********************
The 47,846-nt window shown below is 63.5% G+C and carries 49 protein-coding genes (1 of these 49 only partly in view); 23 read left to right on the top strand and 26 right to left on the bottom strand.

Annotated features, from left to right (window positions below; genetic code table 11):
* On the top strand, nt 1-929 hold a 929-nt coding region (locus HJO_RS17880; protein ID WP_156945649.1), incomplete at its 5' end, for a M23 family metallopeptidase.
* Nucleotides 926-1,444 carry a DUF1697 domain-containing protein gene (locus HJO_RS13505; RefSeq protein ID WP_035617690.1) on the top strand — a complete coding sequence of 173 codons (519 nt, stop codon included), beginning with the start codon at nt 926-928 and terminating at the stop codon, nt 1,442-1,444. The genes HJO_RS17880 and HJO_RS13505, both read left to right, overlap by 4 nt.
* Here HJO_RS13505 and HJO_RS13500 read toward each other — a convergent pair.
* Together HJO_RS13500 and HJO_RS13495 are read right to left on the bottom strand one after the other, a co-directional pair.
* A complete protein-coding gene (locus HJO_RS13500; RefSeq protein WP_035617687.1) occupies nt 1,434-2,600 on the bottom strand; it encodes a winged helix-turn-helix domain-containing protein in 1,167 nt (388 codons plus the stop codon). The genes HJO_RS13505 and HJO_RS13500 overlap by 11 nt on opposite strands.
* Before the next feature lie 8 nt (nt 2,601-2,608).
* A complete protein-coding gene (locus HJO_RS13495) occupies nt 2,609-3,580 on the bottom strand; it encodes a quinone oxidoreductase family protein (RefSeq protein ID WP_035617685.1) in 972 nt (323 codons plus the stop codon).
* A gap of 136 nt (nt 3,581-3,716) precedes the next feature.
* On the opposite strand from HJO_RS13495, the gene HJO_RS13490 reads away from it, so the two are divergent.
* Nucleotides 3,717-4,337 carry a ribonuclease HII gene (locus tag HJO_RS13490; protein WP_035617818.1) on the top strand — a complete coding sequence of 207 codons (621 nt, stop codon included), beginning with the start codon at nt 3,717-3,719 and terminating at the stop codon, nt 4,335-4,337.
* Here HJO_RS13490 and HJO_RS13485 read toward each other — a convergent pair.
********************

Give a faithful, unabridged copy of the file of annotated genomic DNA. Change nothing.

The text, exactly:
The 47,846-nt window shown below is 63.5% G+C and carries 49 protein-coding genes (1 of these 49 only partly in view); 23 read left to right on the top strand and 26 right to left on the bottom strand.

Annotated features, from left to right (window positions below; genetic code table 11):
* On the top strand, nt 1-929 hold a 929-nt coding region (locus HJO_RS17880; protein ID WP_156945649.1), incomplete at its 5' end, for a M23 family metallopeptidase.
* Nucleotides 926-1,444 carry a DUF1697 domain-containing protein gene (locus HJO_RS13505; RefSeq protein ID WP_035617690.1) on the top strand — a complete coding sequence of 173 codons (519 nt, stop codon included), beginning with the start codon at nt 926-928 and terminating at the stop codon, nt 1,442-1,444. The genes HJO_RS17880 and HJO_RS13505, both read left to right, overlap by 4 nt.
* Here HJO_RS13505 and HJO_RS13500 read toward each other — a convergent pair.
* Together HJO_RS13500 and HJO_RS13495 are read right to left on the bottom strand one after the other, a co-directional pair.
* A complete protein-coding gene (locus HJO_RS13500; RefSeq protein WP_035617687.1) occupies nt 1,434-2,600 on the bottom strand; it encodes a winged helix-turn-helix domain-containing protein in 1,167 nt (388 codons plus the stop codon). The genes HJO_RS13505 and HJO_RS13500 overlap by 11 nt on opposite strands.
* Before the next feature lie 8 nt (nt 2,601-2,608).
* A complete protein-coding gene (locus HJO_RS13495) occupies nt 2,609-3,580 on the bottom strand; it encodes a quinone oxidoreductase family protein (RefSeq protein ID WP_035617685.1) in 972 nt (323 codons plus the stop codon).
* A gap of 136 nt (nt 3,581-3,716) precedes the next feature.
* On the opposite strand from HJO_RS13495, the gene HJO_RS13490 reads away from it, so the two are divergent.
* Nucleotides 3,717-4,337 carry a ribonuclease HII gene (locus tag HJO_RS13490; protein WP_035617818.1) on the top strand — a complete coding sequence of 207 codons (621 nt, stop codon included), beginning with the start codon at nt 3,717-3,719 and terminating at the stop codon, nt 4,335-4,337.
* Here HJO_RS13490 and HJO_RS13485 read toward each other — a convergent pair.